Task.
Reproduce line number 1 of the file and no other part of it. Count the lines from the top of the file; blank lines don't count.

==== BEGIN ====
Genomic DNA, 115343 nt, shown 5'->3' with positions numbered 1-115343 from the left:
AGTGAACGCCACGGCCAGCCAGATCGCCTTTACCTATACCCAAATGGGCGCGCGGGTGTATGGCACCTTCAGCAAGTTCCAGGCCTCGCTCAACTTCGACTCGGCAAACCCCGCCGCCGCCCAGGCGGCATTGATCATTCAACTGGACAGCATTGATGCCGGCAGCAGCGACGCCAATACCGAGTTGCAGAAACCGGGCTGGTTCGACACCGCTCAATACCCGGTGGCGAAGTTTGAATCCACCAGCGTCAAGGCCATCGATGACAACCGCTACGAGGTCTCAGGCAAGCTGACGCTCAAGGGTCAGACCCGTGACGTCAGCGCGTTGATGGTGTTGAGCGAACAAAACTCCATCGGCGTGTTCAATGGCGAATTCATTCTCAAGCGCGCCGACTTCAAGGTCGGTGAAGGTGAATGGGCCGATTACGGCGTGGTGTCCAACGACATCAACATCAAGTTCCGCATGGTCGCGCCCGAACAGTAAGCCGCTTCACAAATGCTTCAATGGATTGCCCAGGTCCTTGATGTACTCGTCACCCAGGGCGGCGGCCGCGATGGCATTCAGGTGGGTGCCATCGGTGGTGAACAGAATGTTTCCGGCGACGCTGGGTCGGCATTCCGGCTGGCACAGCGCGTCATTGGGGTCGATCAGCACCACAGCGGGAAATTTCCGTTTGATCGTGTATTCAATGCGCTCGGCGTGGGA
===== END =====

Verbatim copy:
Genomic DNA, 115343 nt, shown 5'->3' with positions numbered 1-115343 from the left: